Chanelle Scheepers
6–1, 6–4
6. February 19, 2006 Bangalore, India Hard   Liezel Huber   Anastassia Rodionova
  Elena Vesnina
6–3, 6–3
7. September 24, 2006 Kolkata, India Carpet   Liezel Huber   Yulia Beygelzimer
  Yuliana Fedak
6–4, 6–0
8. May 14, 2007 Fes, Morocco Clay   Vania King   Andreea Vanc
  Anastassia Rodionova
6–1, 6–2
9. July 22, 2007 Cincinnati, U.S. Hard   Bethanie Mattek   Alina Jidkova
  Tatiana Poutchek
7–6(4), 7–5
10. July 29, 2007 Stanford, U.S. Hard   Shahar Pe'er   Victoria Azarenka
  Anna Chakvetadze
6–4, 7–6(5)
11. August 25, 2007 New Haven, U.S. Hard   Mara Santangelo   Cara Black
  Liezel Huber
6–2, 6–2
12. April 12, 2009 Ponte Vedra Beach, U.S. Clay   Chuang Chia-jung   Květa Peschke
  Lisa Raymond
6–3, 4–6, [10–7]

Mixed Doubles (1) change

Wins (1) change

Year Championship Partnering Opponents in Final Score/Final
2009 Australian Open   Mahesh Bhupathi   Nathalie Dechy
  Andy Ram
6–3, 6–1

Singles performance timeline change

Performance key
W winner #R lost in the early rounds Z# Davis Cup Zonal Group (number) B semifinalist, won bronze medal
F runner-up RR lost at round robin stage PO Davis Cup play-off NH not held
SF semifinalist Q# lost in qualification round G won Olympic gold medal NMS Not a Masters Series event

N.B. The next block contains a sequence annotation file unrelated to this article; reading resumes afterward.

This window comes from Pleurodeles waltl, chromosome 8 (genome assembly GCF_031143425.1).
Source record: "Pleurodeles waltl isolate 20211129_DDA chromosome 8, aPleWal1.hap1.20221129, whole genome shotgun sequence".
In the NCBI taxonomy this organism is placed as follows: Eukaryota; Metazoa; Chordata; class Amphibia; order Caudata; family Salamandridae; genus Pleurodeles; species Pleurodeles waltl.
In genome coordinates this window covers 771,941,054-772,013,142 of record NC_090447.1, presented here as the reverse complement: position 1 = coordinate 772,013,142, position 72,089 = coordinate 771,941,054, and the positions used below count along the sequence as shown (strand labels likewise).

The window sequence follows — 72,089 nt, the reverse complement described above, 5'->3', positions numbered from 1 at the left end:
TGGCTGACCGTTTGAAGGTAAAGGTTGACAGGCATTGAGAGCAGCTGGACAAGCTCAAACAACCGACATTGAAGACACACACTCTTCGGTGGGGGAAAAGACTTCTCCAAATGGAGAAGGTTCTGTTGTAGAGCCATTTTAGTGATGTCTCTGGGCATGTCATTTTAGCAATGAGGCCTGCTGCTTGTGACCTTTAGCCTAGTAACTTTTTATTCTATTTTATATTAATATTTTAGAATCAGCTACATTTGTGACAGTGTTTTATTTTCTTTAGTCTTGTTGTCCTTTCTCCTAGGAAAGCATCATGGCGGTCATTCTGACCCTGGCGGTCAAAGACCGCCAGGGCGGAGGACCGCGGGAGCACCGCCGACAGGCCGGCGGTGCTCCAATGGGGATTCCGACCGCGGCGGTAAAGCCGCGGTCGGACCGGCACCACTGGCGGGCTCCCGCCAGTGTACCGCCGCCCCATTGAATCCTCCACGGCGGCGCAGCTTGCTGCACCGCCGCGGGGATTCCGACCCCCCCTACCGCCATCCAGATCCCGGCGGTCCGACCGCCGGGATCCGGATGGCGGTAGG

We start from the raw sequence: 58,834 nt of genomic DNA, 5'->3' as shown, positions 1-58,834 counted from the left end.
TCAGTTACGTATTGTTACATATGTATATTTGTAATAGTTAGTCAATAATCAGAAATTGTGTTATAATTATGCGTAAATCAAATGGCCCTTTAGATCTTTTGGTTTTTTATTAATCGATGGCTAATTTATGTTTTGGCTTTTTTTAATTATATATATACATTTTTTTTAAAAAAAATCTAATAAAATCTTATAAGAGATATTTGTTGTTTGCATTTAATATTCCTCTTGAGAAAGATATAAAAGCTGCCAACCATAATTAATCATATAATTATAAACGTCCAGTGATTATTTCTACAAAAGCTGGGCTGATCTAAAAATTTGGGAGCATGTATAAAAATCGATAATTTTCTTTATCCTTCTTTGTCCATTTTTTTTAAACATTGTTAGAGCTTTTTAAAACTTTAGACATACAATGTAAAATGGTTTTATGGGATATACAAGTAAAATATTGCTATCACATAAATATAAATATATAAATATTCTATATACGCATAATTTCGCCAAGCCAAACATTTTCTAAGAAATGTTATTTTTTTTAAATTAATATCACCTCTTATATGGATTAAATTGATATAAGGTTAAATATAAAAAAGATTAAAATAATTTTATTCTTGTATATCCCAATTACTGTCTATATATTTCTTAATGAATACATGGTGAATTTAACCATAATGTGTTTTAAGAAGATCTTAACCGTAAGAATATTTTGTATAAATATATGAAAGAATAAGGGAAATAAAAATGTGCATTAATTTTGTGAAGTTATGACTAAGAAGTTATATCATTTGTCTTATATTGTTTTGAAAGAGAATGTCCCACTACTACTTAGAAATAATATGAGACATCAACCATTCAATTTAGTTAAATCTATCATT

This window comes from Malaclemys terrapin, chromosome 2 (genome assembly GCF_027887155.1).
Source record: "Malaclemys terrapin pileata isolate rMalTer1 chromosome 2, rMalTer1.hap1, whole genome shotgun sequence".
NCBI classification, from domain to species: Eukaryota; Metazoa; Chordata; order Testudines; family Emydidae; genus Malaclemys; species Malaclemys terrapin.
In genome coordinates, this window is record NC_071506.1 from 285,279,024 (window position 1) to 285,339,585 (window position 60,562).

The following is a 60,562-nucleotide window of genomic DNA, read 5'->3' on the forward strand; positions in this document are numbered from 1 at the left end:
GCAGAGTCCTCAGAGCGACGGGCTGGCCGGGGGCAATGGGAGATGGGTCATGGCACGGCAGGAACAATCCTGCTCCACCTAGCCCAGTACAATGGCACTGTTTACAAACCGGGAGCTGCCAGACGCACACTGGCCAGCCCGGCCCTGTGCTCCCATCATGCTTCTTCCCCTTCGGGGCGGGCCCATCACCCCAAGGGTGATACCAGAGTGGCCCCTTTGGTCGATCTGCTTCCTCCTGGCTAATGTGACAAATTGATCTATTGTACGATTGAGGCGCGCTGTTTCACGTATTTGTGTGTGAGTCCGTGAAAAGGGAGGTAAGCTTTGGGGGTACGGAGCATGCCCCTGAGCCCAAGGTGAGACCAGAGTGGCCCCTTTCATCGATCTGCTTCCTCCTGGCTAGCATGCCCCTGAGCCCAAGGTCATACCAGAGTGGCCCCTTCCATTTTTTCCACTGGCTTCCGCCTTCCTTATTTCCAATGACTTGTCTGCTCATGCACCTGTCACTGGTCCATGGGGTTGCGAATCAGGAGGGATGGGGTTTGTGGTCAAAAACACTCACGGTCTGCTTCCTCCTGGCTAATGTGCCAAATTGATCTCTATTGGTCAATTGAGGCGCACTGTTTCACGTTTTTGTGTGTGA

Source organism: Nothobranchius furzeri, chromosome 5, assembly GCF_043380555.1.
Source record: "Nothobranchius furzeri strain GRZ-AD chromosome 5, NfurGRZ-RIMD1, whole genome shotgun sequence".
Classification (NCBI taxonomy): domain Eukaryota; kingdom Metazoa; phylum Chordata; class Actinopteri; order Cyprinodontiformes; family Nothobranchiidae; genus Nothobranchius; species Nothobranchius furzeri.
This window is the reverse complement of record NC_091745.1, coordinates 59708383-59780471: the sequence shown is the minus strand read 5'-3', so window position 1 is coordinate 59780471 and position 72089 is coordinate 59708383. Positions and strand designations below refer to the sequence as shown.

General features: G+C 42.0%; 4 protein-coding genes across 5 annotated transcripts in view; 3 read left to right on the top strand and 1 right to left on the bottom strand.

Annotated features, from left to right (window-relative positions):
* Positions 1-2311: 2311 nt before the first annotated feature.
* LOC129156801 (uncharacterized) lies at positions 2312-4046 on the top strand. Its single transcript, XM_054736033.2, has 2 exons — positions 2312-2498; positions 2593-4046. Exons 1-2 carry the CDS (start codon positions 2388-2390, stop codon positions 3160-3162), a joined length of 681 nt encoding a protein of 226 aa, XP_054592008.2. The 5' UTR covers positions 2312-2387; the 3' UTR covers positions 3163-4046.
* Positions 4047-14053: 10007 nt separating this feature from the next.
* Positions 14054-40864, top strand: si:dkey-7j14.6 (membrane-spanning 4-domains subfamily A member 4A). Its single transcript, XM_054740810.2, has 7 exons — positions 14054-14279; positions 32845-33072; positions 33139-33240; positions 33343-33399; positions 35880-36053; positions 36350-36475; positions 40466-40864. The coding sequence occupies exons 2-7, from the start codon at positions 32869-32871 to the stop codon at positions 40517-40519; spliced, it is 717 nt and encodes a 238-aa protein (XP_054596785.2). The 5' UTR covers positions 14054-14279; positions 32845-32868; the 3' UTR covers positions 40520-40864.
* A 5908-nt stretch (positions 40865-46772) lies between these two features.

QF quarterfinalist A absent S runner-up, won silver medal NPM Not a Premier Mandatory or 5 event
Update either at the conclusion of a tournament, or when the player's participation in the event has ended.
NM5 means an event that is neither a Premier Mandatory nor a Premier 5 tournament.
Tournament 2004 2005 2006 2007 2008 2009 Career SR Career
Grand Slam Tournaments
Australian Open A 3R 1R 2R 3R 2R 0 / 4 7–4
French Open A A 1R 2R A 1R 0 / 3 7–3
Wimbledon A A 1R A 2R 2R 0 / 3 7–3
U.S. Open A 4R 2R 3R A 2R 0 / 3 6–3
SR 0 / 0 0 / 2 0 / 4 0 / 2 0 / 3 0 / 2 0 / 12 N/A
Win-Loss 0–0 2–2 9–4 5–2 4–3 1-1 N/A 21–12
Olympic Games
Summer Olympics A Not Held 1R NH 0 / 1 4–2
Year-End Championship
WTA Tour Championships A A A A A 0 / 0 0–0
WTA Premier Mandatory Tournaments
Indian Wells A A 4R SF A 4R 0 / 2 10–3
Miami A A 2R QF A QF 0 / 3 8–3
Madrid Not Held 2R 0 / 1 1–1